Is the quality high enough?

An important aspect of both the Perry Preschool Project and the Abecedarian Project was that they were “high quality” programs. Both programs consisted of an extremely small student to teacher ratios and focused on developing certain skills in young children, such as language development, decision-making, and self-reflection. When we start to implement pre-k at larger scale one of the biggest issues is maintaining that high quality. Unfortunately, universal pre-k may start to look a lot like regular kindergarten and elementary school in general. In other words, pre-k may become highly regimented with a strong focus on discipline and academic standards, and less time for exploration and free play. It’s a scary thought but perhaps the pre-k kids in the Vanderbilt study were simply burnt out by their 3rd year of formal education.

What are kids getting otherwise?

Finally, we need to consider what kids who don’t attend pre-k (i.e., the control group) are getting and why that could be beneficial as well. It is quite possible that some three and four-year-olds may be getting what they need developmentally outside of a formal school setting. They may be taken care of in their home or at a community daycare and provided with books and positive interactions with a variety of caregivers. These non-pre-k students may also be getting more one-on-one time with adults compared to those in larger pre-k classrooms. Instead of seeing pre-k education as a universal need, we may need to scale back and offer the highest quality to those at the most risk while also figuring out what skills are most important to focus on during these early years.

The Links Between Cognitive Skills and Altruism

Last year, I worked on a research study evaluating the outcomes of a video-based social-emotional learning program for early elementary school students. Part of this study involved conducting one-on-one assessments with kindergarten to 3rd grade students to measure specific social, emotional, and cognitive skills. These assessments included multiple-choice style questionnaires, computer-based tasks, and stories that involved identifying different characters’ emotions. But one of the more interesting assessments we used was called “The Stickers Game”.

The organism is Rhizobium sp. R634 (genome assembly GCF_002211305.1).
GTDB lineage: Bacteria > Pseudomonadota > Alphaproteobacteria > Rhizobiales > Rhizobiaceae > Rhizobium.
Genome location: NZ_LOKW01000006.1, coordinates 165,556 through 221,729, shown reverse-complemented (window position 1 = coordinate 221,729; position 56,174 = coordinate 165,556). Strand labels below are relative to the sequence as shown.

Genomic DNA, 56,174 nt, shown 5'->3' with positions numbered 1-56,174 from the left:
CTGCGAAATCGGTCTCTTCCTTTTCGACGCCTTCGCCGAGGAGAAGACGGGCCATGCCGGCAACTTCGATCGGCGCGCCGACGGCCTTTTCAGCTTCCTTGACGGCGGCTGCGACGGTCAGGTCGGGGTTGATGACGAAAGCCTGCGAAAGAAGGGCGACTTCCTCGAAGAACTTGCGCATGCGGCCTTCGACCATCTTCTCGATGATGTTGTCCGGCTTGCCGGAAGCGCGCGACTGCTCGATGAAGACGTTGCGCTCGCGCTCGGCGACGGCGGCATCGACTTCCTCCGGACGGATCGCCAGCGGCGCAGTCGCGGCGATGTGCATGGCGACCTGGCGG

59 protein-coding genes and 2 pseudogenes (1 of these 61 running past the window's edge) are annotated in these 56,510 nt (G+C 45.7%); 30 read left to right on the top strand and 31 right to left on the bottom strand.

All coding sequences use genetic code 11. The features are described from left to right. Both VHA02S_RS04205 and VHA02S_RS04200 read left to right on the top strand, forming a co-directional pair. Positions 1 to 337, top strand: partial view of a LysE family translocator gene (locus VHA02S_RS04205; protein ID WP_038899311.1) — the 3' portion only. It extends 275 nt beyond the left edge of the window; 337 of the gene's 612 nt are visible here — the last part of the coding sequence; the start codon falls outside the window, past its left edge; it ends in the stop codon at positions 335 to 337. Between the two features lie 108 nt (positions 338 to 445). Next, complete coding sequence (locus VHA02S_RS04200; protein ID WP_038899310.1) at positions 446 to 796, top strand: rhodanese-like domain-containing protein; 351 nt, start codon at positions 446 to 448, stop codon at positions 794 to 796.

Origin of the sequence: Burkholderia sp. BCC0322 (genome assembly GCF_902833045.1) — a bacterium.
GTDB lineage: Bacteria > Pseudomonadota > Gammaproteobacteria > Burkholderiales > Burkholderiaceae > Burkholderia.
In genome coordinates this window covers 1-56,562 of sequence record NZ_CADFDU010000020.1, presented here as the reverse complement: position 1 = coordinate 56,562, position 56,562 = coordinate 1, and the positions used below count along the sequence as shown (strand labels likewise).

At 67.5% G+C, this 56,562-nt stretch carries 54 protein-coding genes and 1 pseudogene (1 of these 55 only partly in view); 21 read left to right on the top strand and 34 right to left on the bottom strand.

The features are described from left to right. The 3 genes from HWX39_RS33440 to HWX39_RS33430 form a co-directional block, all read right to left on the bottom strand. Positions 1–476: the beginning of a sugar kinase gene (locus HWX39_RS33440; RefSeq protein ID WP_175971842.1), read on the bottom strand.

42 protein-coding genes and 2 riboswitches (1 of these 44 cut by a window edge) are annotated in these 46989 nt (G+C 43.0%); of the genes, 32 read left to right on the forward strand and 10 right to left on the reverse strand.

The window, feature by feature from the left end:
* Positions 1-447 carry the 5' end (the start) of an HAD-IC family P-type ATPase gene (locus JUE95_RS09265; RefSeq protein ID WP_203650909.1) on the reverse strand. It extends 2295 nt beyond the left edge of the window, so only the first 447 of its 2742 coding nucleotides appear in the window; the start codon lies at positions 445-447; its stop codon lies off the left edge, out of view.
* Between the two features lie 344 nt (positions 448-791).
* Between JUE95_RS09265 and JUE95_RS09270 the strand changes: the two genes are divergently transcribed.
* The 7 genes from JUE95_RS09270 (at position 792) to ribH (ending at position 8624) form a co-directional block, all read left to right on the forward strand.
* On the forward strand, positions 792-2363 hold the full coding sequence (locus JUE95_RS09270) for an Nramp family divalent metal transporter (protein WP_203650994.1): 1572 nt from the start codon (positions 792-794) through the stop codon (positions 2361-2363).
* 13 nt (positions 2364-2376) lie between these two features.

In this game, each child was presented with ten very cool stickers and told that they were to decide how many of the stickers they wanted to keep for themselves and how many they wanted to give to another child; however, they did not know this other child and they would never get to meet them. The children made this decision on their own by placing the stickers they wanted to keep in an envelope with their name on it and the stickers they wanted to donate in a blank envelope. The children made their decision while us, the researchers, were not looking. The goal of this game was to understand children’s altruistic behavior.

What we found was quite interesting: children who had high scores on the computer-based cognitive task (specifically, the one that measured inhibitory control), were more likely to donate more of their stickers to the unknown child. What’s more interesting is that we were not the first researchers to find this. A study done in Columbia also found a significant association between scores on a similar cognitive task and an altruistic sharing game (they used candies instead of stickers), among preschool and kindergarten children.

So, what do these results mean? Inhibitory control—the ability to focus on important stimuli while inhibiting unimportant stimuli—and other self-regulation abilities likely play a role in children’s altruistic sharing. In order to shift from thinking about themselves to thinking about another individual, children must be able to regulate their own emotions, thoughts, and behaviors. Cognitive skills contribute to children’s ability to think about the needs of others and even take on another person’s perspective.

Because our results are correlational and cross-sectional (i.e., all of these assessments were done at the same time), we cannot make any assumptions about whether improved cognitive skills leads to altruistic sharing or vice versa. It may be that these skills and behaviors mutually enhance each other across development. It is also possible that some other factor is influencing the development of both of these competencies. Despite the fact that more research is needed in this area, what we found still points to the connections between skills like attention, self-regulation, and inhibition, and prosocial and altruistic behaviors. And the good news is cognitive skills are malleable!